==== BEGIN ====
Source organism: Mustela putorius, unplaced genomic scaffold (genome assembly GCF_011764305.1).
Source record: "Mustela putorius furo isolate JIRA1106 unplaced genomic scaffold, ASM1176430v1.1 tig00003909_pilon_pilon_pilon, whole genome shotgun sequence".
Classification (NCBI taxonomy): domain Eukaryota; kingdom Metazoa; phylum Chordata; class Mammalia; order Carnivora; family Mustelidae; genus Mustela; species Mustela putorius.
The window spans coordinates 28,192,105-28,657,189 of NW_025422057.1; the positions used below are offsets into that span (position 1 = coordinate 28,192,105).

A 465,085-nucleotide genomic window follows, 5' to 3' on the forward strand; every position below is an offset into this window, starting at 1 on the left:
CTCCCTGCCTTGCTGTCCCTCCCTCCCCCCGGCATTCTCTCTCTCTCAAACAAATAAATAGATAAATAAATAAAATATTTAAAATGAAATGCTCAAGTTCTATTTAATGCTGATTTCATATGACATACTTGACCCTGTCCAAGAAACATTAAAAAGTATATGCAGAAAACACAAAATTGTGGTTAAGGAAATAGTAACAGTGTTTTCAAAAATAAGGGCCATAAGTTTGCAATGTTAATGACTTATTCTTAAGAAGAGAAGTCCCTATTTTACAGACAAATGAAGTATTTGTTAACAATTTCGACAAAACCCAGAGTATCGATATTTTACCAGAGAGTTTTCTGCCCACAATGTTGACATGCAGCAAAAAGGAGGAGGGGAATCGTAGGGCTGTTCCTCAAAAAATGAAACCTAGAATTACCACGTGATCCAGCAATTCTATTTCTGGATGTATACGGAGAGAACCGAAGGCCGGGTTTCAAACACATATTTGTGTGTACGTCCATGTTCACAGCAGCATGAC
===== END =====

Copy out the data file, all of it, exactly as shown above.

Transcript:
Source organism: Mustela putorius, unplaced genomic scaffold (genome assembly GCF_011764305.1).
Source record: "Mustela putorius furo isolate JIRA1106 unplaced genomic scaffold, ASM1176430v1.1 tig00003909_pilon_pilon_pilon, whole genome shotgun sequence".
Classification (NCBI taxonomy): domain Eukaryota; kingdom Metazoa; phylum Chordata; class Mammalia; order Carnivora; family Mustelidae; genus Mustela; species Mustela putorius.
The window spans coordinates 28,192,105-28,657,189 of NW_025422057.1; the positions used below are offsets into that span (position 1 = coordinate 28,192,105).

A 465,085-nucleotide genomic window follows, 5' to 3' on the forward strand; every position below is an offset into this window, starting at 1 on the left:
CTCCCTGCCTTGCTGTCCCTCCCTCCCCCCGGCATTCTCTCTCTCTCAAACAAATAAATAGATAAATAAATAAAATATTTAAAATGAAATGCTCAAGTTCTATTTAATGCTGATTTCATATGACATACTTGACCCTGTCCAAGAAACATTAAAAAGTATATGCAGAAAACACAAAATTGTGGTTAAGGAAATAGTAACAGTGTTTTCAAAAATAAGGGCCATAAGTTTGCAATGTTAATGACTTATTCTTAAGAAGAGAAGTCCCTATTTTACAGACAAATGAAGTATTTGTTAACAATTTCGACAAAACCCAGAGTATCGATATTTTACCAGAGAGTTTTCTGCCCACAATGTTGACATGCAGCAAAAAGGAGGAGGGGAATCGTAGGGCTGTTCCTCAAAAAATGAAACCTAGAATTACCACGTGATCCAGCAATTCTATTTCTGGATGTATACGGAGAGAACCGAAGGCCGGGTTTCAAACACATATTTGTGTGTACGTCCATGTTCACAGCAGCATGAC